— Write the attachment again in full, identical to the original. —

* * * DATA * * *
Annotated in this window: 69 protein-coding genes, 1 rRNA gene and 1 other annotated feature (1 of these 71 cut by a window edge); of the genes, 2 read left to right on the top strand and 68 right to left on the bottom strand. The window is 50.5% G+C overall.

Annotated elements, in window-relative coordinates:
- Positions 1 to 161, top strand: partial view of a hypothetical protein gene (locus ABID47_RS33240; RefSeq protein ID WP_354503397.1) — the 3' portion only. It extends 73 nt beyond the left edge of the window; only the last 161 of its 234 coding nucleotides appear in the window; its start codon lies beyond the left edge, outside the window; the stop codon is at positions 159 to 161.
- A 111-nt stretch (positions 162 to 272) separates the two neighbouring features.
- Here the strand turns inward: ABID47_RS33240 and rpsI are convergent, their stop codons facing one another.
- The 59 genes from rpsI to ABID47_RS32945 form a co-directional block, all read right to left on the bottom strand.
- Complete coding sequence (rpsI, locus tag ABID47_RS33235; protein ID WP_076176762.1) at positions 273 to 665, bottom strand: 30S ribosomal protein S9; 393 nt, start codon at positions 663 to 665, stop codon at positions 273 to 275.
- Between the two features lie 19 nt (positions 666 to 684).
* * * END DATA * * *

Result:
Annotated in this window: 69 protein-coding genes, 1 rRNA gene and 1 other annotated feature (1 of these 71 cut by a window edge); of the genes, 2 read left to right on the top strand and 68 right to left on the bottom strand. The window is 50.5% G+C overall.

Annotated elements, in window-relative coordinates:
- Positions 1 to 161, top strand: partial view of a hypothetical protein gene (locus ABID47_RS33240; RefSeq protein ID WP_354503397.1) — the 3' portion only. It extends 73 nt beyond the left edge of the window; only the last 161 of its 234 coding nucleotides appear in the window; its start codon lies beyond the left edge, outside the window; the stop codon is at positions 159 to 161.
- A 111-nt stretch (positions 162 to 272) separates the two neighbouring features.
- Here the strand turns inward: ABID47_RS33240 and rpsI are convergent, their stop codons facing one another.
- The 59 genes from rpsI to ABID47_RS32945 form a co-directional block, all read right to left on the bottom strand.
- Complete coding sequence (rpsI, locus tag ABID47_RS33235; protein ID WP_076176762.1) at positions 273 to 665, bottom strand: 30S ribosomal protein S9; 393 nt, start codon at positions 663 to 665, stop codon at positions 273 to 275.
- Between the two features lie 19 nt (positions 666 to 684).